Blu-Ray: The Blu-Ray was designed for the high definition 1080 display….since they can store 25 GB data you can fit a whole High Definition movie on a single layer. Blu-Ray currently has the best image resolution on the market and looks amazing on HDTV, they are one of the only sources that display in 1080.

Player Compatibility:

Happily Blu-ray Players support DVD’s and the image will be decent but obviously not the high definition quality of a Blu-ray.

Due to the  larger lasers used in DVD players they it cannot read the tiny grooves on a Blu-ray disc.

In short you can play a DVD in a Blu-ray player but you cannot play a Blu-ray in a DVD player.

 

Lastly and very importantly Blu-Ray can handle 4K (Ultra HD)...we don’t need an new type of disc for our new TV’s; you can have it all with the Blu-Ray !

The CD Is Still Going Strong

Tuesday, March 6th, 2018

Even in this age of digital streaming the CD still has value in the music industry.

Listeners, especially those of the younger generation understandably turn to streaming services like Spotify and Apple Music.

The outlook for the  humble CD from some perspectives in the music industry may look a little dreary but the reality for many bands and music artists is that they aren’t seeing a slow down in CD sales at all.

Artists still want to offer something tangible to offer their fans.

Time and time again we hear from bands that the Merchandise table is an increasing and valuable source of revenue.

It is true, music lovers always want to buy something to take home with them, whether it be a CD or a T Shirt…they are affordable, and a link to the music they love.

Again the recent resurgence in Vinyl is testament to this, and artists who stock both CD and Vinyl on their Merchandise table have seen that while the vinyl did well, the CD’s sold out quicker; particularly older catalogues. An understandable outcome as Cd’s are easier to produce and cheaper to buy, also more profitable  to sell than Vinyl….they also sound objectively better!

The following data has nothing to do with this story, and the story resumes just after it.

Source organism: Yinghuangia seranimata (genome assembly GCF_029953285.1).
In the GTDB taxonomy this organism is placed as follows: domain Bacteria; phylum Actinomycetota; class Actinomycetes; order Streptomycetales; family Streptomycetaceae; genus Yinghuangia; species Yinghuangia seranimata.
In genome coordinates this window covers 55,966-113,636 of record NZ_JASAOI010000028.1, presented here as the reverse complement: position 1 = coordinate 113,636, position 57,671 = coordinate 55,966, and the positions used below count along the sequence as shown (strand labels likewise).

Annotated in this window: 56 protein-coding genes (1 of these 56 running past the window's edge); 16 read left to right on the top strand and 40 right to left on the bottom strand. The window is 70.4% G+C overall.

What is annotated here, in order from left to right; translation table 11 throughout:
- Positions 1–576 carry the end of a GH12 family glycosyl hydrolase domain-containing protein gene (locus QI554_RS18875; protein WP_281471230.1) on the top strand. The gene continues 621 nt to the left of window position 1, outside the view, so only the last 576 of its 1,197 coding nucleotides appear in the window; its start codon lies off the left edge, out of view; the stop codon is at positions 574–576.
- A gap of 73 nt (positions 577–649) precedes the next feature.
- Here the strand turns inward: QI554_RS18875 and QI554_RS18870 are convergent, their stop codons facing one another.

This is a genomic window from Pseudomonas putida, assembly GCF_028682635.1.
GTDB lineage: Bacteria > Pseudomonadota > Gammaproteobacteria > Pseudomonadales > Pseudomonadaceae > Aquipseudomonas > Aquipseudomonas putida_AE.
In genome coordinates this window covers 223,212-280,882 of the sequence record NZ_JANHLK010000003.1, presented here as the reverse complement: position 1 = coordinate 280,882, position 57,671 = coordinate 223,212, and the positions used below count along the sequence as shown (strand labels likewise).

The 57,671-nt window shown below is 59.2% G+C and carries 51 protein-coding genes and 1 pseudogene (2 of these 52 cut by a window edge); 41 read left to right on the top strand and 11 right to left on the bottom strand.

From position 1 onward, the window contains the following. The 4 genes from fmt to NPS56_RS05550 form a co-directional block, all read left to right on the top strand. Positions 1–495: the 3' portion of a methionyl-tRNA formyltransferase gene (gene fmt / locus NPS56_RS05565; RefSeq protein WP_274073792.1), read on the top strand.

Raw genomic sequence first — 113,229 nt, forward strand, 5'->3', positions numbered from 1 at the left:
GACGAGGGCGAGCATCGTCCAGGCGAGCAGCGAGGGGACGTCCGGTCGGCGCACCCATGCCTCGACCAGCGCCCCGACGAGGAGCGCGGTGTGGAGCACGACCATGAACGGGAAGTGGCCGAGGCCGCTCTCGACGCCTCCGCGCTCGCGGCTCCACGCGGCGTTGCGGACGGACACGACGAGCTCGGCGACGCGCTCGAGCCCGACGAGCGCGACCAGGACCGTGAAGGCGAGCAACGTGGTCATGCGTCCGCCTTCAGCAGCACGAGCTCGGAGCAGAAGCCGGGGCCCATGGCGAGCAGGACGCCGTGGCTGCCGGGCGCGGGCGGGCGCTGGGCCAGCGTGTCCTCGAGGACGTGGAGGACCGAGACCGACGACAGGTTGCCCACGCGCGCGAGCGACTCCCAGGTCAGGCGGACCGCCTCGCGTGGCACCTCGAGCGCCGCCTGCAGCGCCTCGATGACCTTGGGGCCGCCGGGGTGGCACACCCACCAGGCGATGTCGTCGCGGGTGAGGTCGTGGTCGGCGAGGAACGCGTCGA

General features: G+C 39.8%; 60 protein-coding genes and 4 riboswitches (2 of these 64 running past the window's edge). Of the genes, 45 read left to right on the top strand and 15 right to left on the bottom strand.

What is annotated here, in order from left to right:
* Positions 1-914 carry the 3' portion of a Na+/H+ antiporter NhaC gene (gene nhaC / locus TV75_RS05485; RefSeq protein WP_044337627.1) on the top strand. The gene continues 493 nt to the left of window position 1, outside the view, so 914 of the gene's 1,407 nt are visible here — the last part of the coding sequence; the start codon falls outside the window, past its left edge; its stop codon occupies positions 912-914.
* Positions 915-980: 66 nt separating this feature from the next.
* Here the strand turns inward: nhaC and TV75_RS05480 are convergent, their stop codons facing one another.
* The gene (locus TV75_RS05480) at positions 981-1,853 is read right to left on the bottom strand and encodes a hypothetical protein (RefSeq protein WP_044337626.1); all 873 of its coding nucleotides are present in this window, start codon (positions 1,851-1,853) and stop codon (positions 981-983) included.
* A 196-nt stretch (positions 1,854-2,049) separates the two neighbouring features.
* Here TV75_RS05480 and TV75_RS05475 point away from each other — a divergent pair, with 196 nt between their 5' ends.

It would also appear from recent research that certain genres of music are more CD bias in their demand than others: these being, Indie, Jazz,Gospel,Classical ,Children’s and Seasonal (like Christmas Music).

All this points towards the music industry having room for all mediums of technology,Vinyl,CD and Digital .

Our consumer driven society dictates that we have right to demand that music is made available to us in every way that it can be. While there will always be many digital only albums almost all commercial releases continue to be available on CD also.

The CD’s resilience has been aided on a practical level by the process of Duplication which involves the burning of audio directly into ready made discs.

Duplication of runs of as little of 50 units enable the artist to go directly online and within hours upload audio and art and have the final product within days. Many also opt to have the product shipped directly to gigs as they travel, giving the ability to bump stock if needed and avoiding carrying weighty product with them.

The CD is still going strong!

Want more facts and figures, take a look here: www.fastcompany.com (the cd business isn’t dying)

 

Duplication Centre Resource Centre is proudly powered by WordPress | Entries (RSS) | Comments (RSS) | 19 queries. 0.049 seconds.